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(1,422 words)

Author(s): Brown, Robert F.
1. Term Utilitarian philosophy is primarily an ethical system of principles for determining what is morally right. Francis Hutcheson (1694–1746) is one of its precursors. The principal founders of utilitarianism were the British philosophers Jeremy Bentham (1748–1832) and John Stuart Mill (1806–73). Hutcheson was perhaps the first to state a version of the principle of utility, according to which the morally right alternative is the one that results in the greatest overall happiness. Bentham may have used the term “utilitarianism” infor…


(2,711 words)

Author(s): Brown, Robert F.
1. Meanings of “Idealism” Idealism in the philosophical sense embraces a range of positions affirming that ultimate reality consists of mind(s), thought(s), or a domain of nonphysical, mental, or spiritual entities. Some idealists hold that minds and their thoughts are all there is, that physical or phenomenal objects are illusory if taken to be more than just thoughts. Others hold the less extreme view that physical or phenomenal objects actually exist as such, but their existence and natures are u…


(1,972 words)

Author(s): Brown, Robert F. | Schwartz, Werner | Reichenbach, Bruce R.
1. Philosophical 1.1. Knowledge and Belief Epistemology (Gk. epistēmē, “knowledge”) concerns what counts as knowledge and how we acquire it. Formal systems (logic and mathematics) are known a priori, apart from experience. Philosophers disagree as to whether knowledge about the world is a posteriori (derived from experience) or is in some sense also a priori. Most discussion involves knowledge of propositions (expressed in language), although other kinds include tacit knowledge (without explicit awareness of it) and “knowing how,” or skill in doing something. Plato (427–347 b…


(2,971 words)

Author(s): Bucher, Anton A. | Brown, Robert F. | Rudolph, Enno | Bürki, Bruno
1. Term “Symbol” (Gk. symbolon, Lat. symbolum) is a broad term with various senses and applications. Symbols are like signs in that they represent, or refer to, something that is other, or more, than themselves. The category of symbols is usually said to overlap that of signs. Some interpreters use the two terms almost interchangeably; others treat symbols as special kinds of signs with characteristics of their own. Still others seek to distinguish clearly between the two (Sign 1). Symbols and signs point beyond themselves. The conventional kind of sign usually has a singl…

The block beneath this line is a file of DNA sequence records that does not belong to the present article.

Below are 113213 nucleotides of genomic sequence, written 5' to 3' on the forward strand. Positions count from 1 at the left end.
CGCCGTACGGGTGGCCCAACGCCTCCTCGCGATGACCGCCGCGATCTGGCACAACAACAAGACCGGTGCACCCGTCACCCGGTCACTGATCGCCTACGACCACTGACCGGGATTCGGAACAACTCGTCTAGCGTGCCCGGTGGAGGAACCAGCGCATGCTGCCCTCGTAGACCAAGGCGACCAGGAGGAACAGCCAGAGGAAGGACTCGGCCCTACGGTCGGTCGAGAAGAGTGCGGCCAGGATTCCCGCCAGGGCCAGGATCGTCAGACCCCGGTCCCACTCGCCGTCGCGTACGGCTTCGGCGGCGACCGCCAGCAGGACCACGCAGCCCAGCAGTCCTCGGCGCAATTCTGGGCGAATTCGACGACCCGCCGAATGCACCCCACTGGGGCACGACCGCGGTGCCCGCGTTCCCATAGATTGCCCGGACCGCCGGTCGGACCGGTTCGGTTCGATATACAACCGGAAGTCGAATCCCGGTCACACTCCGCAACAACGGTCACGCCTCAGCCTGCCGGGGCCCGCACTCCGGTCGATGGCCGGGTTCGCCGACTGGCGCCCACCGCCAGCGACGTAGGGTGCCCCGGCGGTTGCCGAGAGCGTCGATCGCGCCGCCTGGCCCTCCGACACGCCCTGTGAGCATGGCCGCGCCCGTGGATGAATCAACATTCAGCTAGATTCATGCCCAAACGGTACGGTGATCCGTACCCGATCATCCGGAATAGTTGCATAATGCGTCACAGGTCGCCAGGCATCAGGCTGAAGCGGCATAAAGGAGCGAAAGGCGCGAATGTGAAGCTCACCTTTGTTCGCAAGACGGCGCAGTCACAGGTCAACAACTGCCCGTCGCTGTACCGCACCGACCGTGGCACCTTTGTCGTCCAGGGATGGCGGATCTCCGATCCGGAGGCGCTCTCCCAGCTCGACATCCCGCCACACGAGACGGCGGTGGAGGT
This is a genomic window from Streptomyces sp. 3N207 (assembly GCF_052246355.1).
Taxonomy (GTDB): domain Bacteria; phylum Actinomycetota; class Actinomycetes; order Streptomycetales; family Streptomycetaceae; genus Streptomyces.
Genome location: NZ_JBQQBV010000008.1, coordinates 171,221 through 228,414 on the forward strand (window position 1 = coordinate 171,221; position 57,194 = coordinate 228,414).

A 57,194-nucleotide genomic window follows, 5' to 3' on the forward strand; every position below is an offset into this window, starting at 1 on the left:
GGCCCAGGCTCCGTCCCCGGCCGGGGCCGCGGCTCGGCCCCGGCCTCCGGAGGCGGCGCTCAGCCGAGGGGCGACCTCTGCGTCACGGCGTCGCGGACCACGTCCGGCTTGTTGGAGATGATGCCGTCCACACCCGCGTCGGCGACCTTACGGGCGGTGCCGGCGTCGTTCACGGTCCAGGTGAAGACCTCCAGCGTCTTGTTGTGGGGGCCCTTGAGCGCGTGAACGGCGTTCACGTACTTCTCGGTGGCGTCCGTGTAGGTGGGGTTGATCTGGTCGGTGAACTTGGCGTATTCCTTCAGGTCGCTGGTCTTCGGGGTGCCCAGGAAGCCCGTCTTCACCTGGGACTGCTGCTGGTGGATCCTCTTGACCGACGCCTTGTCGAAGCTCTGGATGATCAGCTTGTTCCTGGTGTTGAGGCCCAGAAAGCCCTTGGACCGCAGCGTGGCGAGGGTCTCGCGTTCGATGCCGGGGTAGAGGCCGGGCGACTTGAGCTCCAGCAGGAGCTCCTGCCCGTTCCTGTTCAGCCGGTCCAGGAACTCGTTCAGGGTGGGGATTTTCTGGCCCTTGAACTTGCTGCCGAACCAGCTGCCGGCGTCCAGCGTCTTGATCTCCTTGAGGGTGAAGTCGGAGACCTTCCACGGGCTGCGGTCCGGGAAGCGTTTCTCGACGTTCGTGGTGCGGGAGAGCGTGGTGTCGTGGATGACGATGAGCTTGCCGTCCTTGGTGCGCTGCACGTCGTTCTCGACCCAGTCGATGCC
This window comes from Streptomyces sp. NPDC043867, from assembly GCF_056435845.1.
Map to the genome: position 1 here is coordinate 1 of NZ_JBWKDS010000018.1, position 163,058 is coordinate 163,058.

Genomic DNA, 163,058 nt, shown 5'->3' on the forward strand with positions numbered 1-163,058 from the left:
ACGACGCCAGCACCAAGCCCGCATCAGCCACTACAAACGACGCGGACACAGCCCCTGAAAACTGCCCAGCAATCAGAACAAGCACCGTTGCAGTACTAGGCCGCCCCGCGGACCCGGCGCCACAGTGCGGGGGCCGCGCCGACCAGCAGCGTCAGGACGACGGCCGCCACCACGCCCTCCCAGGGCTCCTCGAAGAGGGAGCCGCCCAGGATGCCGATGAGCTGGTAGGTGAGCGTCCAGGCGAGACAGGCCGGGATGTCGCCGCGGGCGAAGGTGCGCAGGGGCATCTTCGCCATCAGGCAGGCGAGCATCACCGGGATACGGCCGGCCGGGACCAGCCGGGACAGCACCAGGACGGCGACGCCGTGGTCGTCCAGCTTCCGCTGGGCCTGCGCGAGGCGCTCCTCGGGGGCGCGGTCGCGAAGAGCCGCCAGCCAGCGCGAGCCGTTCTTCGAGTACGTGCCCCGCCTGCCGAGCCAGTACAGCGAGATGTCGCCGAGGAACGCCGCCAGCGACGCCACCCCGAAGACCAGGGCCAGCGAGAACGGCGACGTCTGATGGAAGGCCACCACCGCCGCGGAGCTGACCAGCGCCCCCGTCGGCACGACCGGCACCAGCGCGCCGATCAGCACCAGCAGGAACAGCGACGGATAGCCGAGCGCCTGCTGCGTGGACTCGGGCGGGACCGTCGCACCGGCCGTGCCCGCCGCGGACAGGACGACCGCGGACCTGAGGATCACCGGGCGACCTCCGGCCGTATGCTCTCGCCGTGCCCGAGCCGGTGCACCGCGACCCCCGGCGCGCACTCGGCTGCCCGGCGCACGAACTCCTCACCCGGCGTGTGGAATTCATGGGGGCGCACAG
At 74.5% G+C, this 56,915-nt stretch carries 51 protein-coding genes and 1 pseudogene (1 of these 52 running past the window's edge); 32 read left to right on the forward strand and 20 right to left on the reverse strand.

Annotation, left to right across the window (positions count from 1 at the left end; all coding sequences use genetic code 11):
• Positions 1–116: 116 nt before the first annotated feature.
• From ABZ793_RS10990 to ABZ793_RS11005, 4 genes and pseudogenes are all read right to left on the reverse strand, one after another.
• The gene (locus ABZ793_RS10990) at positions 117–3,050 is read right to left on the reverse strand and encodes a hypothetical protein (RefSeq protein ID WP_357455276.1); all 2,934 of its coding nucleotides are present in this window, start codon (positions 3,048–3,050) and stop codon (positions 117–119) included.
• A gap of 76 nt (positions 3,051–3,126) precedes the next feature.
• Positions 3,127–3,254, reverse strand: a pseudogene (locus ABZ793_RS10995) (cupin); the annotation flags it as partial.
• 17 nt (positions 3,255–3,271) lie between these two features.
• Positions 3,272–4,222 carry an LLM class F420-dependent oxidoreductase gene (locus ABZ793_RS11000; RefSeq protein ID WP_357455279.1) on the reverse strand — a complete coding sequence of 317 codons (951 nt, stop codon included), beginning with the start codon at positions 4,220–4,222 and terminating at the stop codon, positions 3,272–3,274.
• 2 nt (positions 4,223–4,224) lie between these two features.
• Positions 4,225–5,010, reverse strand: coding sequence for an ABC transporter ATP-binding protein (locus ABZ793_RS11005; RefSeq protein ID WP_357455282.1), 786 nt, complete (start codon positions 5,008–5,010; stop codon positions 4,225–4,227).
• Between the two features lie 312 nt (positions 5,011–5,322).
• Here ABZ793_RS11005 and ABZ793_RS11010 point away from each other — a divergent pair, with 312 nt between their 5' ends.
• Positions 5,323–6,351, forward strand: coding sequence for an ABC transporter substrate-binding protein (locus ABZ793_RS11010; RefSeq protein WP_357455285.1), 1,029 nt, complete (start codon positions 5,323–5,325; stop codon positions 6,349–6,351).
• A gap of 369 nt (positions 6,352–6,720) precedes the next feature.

(4,783 words)

Author(s): Brown, Robert F. | Nagl-Docekal, Herta
1. Introduction In the Republic of Plato (427–347 b.c.) the ideal ruler excels at philosophy, or love of wisdom (Gk. philosophia, from philein, “to love,” and sophia, “wisdom”). This love comprises knowledge of what is highest and best, as well as wisdom in living one’s life well. Its enduring symbol is the owl associated with the goddess Athena. In the popular mind authentic philosophy is wisdom in living, more so than a highest knowledge. Misconceptions and caricatures of philosophers and philosophy abound. Philosophers are held in awe yet said to be inept in every…


(3,172 words)

Author(s): Rudolph, Enno | Brown, Robert F. | Slenczka, Notger
1. Term A sign in the most general sense is something understood to stand for something else, for something other than the sign itself. To serve as a sign, it must be recognized as signifying what it stands for. People and computer programs recognize and employ signs. To determine whether other animals do too depends on what counts as a sign, and on the assessment of their cognitive and instinctual functions. There is no unanimity as to what counts as a sign or how to classify different sorts of signs. Some signs have a direct or natural connection between their characteristics or oc…


(808 words)

Author(s): Brown, Robert F.